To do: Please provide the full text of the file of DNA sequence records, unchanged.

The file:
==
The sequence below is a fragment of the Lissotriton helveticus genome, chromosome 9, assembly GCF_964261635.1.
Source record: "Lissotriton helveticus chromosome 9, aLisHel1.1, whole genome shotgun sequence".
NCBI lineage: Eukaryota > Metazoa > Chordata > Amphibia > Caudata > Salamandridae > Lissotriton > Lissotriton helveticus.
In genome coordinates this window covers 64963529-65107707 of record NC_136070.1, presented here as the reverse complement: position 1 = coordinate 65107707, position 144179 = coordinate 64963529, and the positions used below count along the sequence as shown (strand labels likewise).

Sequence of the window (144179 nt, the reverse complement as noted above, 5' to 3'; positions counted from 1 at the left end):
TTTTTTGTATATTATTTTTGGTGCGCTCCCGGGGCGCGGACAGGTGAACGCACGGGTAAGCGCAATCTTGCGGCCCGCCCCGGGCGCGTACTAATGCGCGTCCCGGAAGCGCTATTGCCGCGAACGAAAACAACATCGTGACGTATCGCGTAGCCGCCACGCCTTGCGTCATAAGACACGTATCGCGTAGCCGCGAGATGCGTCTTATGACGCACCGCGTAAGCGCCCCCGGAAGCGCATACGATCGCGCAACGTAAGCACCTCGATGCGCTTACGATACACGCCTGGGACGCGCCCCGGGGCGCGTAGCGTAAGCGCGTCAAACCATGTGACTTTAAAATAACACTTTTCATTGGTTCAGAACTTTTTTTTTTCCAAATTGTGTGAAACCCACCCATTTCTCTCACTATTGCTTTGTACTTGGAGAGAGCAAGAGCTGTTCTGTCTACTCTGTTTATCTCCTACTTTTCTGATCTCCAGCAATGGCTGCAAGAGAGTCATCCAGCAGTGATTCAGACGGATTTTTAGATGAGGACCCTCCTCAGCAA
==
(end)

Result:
The sequence below is a fragment of the Lissotriton helveticus genome, chromosome 9, assembly GCF_964261635.1.
Source record: "Lissotriton helveticus chromosome 9, aLisHel1.1, whole genome shotgun sequence".
NCBI lineage: Eukaryota > Metazoa > Chordata > Amphibia > Caudata > Salamandridae > Lissotriton > Lissotriton helveticus.
In genome coordinates this window covers 64963529-65107707 of record NC_136070.1, presented here as the reverse complement: position 1 = coordinate 65107707, position 144179 = coordinate 64963529, and the positions used below count along the sequence as shown (strand labels likewise).

Sequence of the window (144179 nt, the reverse complement as noted above, 5' to 3'; positions counted from 1 at the left end):
TTTTTTGTATATTATTTTTGGTGCGCTCCCGGGGCGCGGACAGGTGAACGCACGGGTAAGCGCAATCTTGCGGCCCGCCCCGGGCGCGTACTAATGCGCGTCCCGGAAGCGCTATTGCCGCGAACGAAAACAACATCGTGACGTATCGCGTAGCCGCCACGCCTTGCGTCATAAGACACGTATCGCGTAGCCGCGAGATGCGTCTTATGACGCACCGCGTAAGCGCCCCCGGAAGCGCATACGATCGCGCAACGTAAGCACCTCGATGCGCTTACGATACACGCCTGGGACGCGCCCCGGGGCGCGTAGCGTAAGCGCGTCAAACCATGTGACTTTAAAATAACACTTTTCATTGGTTCAGAACTTTTTTTTTTCCAAATTGTGTGAAACCCACCCATTTCTCTCACTATTGCTTTGTACTTGGAGAGAGCAAGAGCTGTTCTGTCTACTCTGTTTATCTCCTACTTTTCTGATCTCCAGCAATGGCTGCAAGAGAGTCATCCAGCAGTGATTCAGACGGATTTTTAGATGAGGACCCTCCTCAGCAA